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SINGAPORE - Cancer patients The Straits Times spoke to are hoping that changes to MediShield Life will give them greater coverage from September next year.
Mr James Parkinson Matisin, 70, is one of them.
He saw it as good news when the Government announced on Aug 17 that with changes to MediShield Life, Singapore's national health insurance scheme will help more cancer patients pay their treatment bills.
Diagnosed with stage 2 colon cancer in July 2019 and myelofibrosis (bone cancer) in October last year, he has to go for check-ups once a month and scans every three months.
He is also taking the medication Ruxolitinib twice a day. These treatments add up to about $5,000 each month.
Mr Matisin, the owner of an international logistics company, receives assistance from the Singapore Cancer Society (SCS) for his medication.
Means-testing under the Agency for Integrated Care had determined the subsidies he receives.
MediShield Life also covers some of his treatment costs. But he still has to use between $2,000 and $4,000 of his own money per month, depending on his health condition.
Due to his compromised immune system, he may develop a high fever and shortness of breath. It can result in him being hospitalised for about three to five days each time.
Mr Matisin said that his business has been severely affected by the Covid-19 pandemic and is glad that he may be able to receive further assistance for his treatment.
"The enhanced coverage will allow me to continue treatment with better coverage," he added.
Among other things, the changes to MediShield Life will see claim limits for drugs on the Health Ministry's list range from between $200 and $9,600 a month.
Mr Matisin said: "There is no cure for myelofibrosis. But the medication that I am taking allows extension of life, and helps with better quality of life.
"There is more time to fight cancer, to recover my business, expand into other areas, and allow me to continue to find ways to set aside funds for my family, to provide some security after the time comes for me to move on to the next chapter."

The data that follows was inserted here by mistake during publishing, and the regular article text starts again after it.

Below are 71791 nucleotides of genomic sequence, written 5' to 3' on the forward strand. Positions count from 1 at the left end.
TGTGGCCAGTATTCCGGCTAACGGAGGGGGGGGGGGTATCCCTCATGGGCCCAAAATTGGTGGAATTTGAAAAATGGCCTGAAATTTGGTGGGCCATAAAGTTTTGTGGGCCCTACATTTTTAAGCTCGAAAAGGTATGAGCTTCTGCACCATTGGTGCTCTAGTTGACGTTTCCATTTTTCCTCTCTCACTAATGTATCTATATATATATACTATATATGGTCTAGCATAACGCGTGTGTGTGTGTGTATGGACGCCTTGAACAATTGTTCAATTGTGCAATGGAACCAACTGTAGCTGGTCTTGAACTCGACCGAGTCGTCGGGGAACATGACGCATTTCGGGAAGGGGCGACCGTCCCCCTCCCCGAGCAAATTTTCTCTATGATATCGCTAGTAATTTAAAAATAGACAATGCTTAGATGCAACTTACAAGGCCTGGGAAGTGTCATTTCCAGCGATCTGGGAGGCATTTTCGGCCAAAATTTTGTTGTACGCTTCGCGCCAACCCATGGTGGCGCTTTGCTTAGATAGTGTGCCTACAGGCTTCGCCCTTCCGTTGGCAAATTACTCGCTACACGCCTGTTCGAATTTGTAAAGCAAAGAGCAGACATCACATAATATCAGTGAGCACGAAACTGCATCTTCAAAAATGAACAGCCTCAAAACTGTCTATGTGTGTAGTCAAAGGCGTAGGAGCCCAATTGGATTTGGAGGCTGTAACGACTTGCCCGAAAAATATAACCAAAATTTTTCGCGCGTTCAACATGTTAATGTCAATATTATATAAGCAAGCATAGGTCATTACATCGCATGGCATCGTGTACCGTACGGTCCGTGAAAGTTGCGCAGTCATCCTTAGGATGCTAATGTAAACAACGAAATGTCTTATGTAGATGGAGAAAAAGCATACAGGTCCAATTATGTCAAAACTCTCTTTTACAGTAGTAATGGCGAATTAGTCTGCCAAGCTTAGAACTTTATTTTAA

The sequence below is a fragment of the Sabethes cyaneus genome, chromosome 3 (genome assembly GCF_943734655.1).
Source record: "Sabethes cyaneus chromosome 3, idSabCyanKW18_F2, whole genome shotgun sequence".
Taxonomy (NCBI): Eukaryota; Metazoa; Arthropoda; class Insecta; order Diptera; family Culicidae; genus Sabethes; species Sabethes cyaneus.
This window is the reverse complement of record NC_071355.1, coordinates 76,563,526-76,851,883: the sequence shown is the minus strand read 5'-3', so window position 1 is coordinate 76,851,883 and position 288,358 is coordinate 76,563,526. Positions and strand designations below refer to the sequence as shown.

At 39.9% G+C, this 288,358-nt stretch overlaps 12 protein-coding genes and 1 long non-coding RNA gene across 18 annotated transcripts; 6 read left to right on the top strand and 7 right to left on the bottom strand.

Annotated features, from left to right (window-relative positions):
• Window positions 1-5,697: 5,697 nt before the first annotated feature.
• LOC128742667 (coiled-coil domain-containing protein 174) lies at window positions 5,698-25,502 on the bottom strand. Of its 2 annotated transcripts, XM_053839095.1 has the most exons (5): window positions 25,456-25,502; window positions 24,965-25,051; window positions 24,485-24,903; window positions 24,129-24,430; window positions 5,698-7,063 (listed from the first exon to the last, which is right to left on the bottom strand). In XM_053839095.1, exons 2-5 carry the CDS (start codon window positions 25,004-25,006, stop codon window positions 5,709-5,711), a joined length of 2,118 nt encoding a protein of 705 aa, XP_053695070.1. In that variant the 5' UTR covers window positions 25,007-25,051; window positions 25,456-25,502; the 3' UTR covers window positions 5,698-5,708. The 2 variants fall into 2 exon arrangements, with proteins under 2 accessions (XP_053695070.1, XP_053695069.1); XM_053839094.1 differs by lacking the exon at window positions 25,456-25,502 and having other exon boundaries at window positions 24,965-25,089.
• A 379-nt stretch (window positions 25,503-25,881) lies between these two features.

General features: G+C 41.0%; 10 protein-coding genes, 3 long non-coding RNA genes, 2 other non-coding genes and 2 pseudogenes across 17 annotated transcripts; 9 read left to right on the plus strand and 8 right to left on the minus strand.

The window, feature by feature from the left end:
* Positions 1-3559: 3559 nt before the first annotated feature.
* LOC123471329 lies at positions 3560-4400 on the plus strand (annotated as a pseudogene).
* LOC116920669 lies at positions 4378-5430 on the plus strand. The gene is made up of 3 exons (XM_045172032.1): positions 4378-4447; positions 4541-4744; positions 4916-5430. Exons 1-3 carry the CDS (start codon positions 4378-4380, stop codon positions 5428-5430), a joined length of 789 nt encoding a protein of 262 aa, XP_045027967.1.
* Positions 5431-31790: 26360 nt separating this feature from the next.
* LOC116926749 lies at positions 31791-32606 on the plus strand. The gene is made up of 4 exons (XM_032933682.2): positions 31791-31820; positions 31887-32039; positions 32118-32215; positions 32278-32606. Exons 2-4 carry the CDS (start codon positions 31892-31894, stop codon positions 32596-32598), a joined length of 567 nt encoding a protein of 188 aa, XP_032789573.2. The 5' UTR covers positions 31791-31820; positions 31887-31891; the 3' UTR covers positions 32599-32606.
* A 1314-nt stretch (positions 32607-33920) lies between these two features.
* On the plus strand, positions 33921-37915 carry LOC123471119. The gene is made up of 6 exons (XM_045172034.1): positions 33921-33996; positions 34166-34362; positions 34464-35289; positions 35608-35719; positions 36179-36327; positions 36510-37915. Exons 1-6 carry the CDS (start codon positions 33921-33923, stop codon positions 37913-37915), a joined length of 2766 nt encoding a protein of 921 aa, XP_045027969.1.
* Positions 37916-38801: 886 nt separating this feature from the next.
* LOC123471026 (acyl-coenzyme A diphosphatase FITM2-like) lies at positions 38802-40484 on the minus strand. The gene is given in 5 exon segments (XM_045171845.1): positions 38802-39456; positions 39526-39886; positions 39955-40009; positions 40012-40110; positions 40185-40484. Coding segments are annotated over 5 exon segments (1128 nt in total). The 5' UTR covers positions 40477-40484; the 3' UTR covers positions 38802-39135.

From September next year, more cancer patients will receive help in paying for their outpatient treatments.
There will also be more subsidised cancer treatments and the income criterion for subsidies under the Medication Assistance Fund will be raised for certain high-cost drugs.
But there will be reduced coverage for some patients who have opted for treatments deemed not clinically proven or cost-effective.
Ms Yan Siew Ghiang, who was diagnosed with breast cancer in April last year, is being treated at the National Cancer Centre.
The 63-year-old, who is unemployed, said she is undergoing three forms of treatments and taking five types of medications, such as Letrozole.
They cost more than $23,600 each month, depending on her treatment dosage.
With coverage from MediFund and MediShield Life, as well as financial assistance from organisations such as SCS and Roche, she pays nothing.
But due to the unpredictable nature of her condition, she is concerned about a relapse and more medical bills.
She hopes that she may receive more support when the changes take place.
"MediShield Life coverage really helps to ease much of the treatment costs, including payments for blood tests and doctor's consultation," Ms Yan said.